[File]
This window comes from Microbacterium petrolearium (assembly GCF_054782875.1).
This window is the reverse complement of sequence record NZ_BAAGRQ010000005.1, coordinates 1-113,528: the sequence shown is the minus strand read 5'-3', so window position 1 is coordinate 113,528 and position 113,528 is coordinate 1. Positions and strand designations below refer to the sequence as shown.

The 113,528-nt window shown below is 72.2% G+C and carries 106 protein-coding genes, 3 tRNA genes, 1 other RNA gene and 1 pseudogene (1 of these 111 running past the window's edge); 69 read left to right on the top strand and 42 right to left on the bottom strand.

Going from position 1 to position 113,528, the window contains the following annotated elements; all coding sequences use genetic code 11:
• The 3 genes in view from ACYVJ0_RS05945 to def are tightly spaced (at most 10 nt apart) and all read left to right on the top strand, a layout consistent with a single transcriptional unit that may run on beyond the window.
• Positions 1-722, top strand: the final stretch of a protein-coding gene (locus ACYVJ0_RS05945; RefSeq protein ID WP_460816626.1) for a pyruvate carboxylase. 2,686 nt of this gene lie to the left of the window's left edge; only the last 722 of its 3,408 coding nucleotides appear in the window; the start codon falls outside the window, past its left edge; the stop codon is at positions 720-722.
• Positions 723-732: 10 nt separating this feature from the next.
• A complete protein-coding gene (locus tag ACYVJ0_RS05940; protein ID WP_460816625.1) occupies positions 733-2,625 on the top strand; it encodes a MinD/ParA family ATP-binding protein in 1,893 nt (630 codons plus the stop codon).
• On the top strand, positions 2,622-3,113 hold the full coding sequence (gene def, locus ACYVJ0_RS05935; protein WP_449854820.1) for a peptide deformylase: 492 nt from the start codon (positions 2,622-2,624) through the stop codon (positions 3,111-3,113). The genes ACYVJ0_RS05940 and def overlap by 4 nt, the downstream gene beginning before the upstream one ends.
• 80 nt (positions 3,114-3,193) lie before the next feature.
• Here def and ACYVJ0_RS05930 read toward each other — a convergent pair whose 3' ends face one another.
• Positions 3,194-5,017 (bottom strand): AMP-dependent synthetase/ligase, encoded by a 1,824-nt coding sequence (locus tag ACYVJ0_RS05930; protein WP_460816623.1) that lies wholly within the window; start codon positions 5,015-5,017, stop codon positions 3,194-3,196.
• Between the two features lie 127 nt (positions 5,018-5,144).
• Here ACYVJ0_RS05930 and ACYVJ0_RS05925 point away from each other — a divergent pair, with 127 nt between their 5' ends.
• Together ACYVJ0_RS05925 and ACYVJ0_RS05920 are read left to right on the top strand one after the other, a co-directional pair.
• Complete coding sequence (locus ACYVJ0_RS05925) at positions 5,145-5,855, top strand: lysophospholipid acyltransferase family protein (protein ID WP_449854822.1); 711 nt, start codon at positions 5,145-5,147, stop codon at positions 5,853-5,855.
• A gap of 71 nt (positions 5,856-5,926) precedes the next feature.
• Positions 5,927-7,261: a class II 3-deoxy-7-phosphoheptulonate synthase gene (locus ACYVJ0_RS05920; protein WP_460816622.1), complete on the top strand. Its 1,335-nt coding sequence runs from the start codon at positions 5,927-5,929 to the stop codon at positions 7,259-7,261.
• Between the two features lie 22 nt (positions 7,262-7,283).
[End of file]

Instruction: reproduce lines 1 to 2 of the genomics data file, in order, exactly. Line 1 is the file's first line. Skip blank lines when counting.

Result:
This window comes from Microbacterium petrolearium (assembly GCF_054782875.1).
This window is the reverse complement of sequence record NZ_BAAGRQ010000005.1, coordinates 1-113,528: the sequence shown is the minus strand read 5'-3', so window position 1 is coordinate 113,528 and position 113,528 is coordinate 1. Positions and strand designations below refer to the sequence as shown.